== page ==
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    1. Thank you, Oscar. I'm slowly getting addicted to Netflix.

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  3. I'm glad you enjoyed the film, Prashant. I thought it was very well-done, and the tension kept up effectively the whole way through.

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    1. I agree about the tension, Margot. Never a dull moment in the film though I'd to suspend disbelief when it came to the gunplay.

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  4. Must tell you, I am a big fan of the original version, less keen on this as a result. Very curious to know what you think of the two when you compare them.

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    1. Sergio, you and Colin have convinced me to watch the original and much sooner than I'd have. There would be so much to compare between the two films.

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  5. Wonderful review, Prashant. I do remember seeing the original film with Ford and Heflin, many MANY years ago. I think it came out during the period I love best for movie westerns. The films of today are just too violent for my tastes. And lately I have a hard time accepting Christian Bale in anything since I learned that he isn't the nicest of persons in real life. I'm sorry, but that occasionally affects my perception. Too bad. Since I marveled at Bale's performance (when he was a young boy) in the Stephen Spielberg film, EMPIRE OF THE SUN. (If you haven't seen that one, I highly recommend it.)

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    1. Thank you, Yvette. That's very kind of you. I don't review (in the strictest sense) as much as I write about books and films. I love westerns from that era too. They were certainly more realistic. Frankly, I'm not a fan of Christian Bale who I have liked in the odd movie though not in "The Dark Knight" series. I didn't know he'd acted in EMPIRE OF THE SUN. That was such a long time ago. But I will try and watch it again.

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  6. I liked this movie quite a bit, although it seemed a bit miscast to me. Still I enjoyed it.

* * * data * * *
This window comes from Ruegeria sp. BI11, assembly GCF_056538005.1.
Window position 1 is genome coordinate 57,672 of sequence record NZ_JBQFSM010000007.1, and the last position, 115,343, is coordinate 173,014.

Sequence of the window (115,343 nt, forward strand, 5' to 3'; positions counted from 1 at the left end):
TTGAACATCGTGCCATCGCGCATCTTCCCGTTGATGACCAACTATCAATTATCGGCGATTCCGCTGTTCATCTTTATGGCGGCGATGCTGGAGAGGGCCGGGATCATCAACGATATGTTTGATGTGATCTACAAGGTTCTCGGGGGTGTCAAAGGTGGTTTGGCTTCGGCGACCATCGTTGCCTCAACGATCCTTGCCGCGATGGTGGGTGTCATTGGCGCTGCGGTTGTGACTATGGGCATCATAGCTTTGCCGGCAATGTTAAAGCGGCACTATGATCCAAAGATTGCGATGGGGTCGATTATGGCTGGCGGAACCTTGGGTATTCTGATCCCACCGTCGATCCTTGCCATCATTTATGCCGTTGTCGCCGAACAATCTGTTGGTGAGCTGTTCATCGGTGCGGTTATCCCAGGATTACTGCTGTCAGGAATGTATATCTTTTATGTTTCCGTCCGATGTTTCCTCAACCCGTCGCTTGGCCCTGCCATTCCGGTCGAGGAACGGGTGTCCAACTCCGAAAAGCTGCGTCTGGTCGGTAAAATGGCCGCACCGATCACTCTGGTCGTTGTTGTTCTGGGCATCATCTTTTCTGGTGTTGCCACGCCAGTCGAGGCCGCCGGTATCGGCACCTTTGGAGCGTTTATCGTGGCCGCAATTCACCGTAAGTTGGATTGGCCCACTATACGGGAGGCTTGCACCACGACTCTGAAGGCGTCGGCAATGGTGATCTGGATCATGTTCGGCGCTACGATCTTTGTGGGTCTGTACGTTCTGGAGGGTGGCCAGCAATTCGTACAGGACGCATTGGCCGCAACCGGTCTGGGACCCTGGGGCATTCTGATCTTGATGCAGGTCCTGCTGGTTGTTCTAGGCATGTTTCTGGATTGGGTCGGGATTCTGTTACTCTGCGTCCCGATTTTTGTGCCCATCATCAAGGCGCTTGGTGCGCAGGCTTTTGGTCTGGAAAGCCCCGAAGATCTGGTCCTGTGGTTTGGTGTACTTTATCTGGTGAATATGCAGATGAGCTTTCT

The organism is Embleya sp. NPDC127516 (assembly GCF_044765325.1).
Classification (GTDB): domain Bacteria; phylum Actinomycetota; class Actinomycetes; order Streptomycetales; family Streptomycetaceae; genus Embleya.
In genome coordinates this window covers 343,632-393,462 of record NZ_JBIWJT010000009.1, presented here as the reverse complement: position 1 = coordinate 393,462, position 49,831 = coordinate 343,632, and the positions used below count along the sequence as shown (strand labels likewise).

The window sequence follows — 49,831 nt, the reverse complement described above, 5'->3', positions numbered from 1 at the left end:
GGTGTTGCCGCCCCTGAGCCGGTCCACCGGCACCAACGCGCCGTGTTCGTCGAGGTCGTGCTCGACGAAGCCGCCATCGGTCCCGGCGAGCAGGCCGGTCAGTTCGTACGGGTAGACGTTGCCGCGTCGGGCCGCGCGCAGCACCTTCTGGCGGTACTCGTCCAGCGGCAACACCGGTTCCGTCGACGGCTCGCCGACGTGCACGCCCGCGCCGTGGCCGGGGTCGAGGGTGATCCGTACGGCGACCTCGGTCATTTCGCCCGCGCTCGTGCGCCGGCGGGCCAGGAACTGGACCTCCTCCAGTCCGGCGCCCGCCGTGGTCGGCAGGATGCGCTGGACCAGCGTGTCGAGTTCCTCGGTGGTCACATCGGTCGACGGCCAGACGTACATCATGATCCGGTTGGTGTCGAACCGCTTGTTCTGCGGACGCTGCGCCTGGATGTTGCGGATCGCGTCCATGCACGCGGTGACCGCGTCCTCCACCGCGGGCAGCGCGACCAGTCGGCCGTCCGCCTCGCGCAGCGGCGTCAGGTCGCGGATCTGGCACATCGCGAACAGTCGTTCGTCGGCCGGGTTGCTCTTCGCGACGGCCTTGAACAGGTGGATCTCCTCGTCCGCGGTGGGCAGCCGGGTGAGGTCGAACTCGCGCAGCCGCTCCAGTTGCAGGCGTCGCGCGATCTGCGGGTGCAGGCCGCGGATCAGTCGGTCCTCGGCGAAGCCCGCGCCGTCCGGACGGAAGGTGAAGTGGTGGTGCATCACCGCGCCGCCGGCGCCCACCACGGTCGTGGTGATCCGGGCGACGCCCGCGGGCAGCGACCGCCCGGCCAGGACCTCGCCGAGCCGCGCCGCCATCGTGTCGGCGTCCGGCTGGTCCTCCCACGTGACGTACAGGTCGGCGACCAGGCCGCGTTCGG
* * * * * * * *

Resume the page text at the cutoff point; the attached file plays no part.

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    1. That's an interesting observation, Charles. I never thought of either Crowe or Bale as being "miscast." But then, such things rarely occur to me!

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  7. Prashant – Your post makes me want to see this one. I skipped it when it was out in theaters because I am not a fan or either Crowe or Bale. I have seen the original. There is a story that Howard Hawks disliked the original so much that he made RIO BRAVO in response.

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    1. Elgin, it's an enjoyable flick though I can't compare it with the 1957 original which I plan to see soon. I prefer Russell Crowe to Christian Bale who I find expressionless. I saw RIO BRAVO several years ago and I'd certainly like to watch some of Howard Hawks' other films.

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  8. One of my favorite Western films. Both this version and the original.

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    1. David, I plan to watch the original sometime this month and, of course, read Elmore Leonard's short story.

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  9. I haven't seen either version of this movie, Prashant. I did not know that the original source was an Elmore Leonard story.

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    1. Tracy, I didn't know that the films were based on a short story by Elmore Leonard. I found out while reading about the original. Perhaps, you should watch the 1957 version first.

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  10. I'm another one who really liked the original. Maybe I will see this sometime: nice review. Will be interested in your comparison of the two if you do watch the original.

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    1. Thanks, Moira. I haven't got around to watching the original which is clearly the favourite here.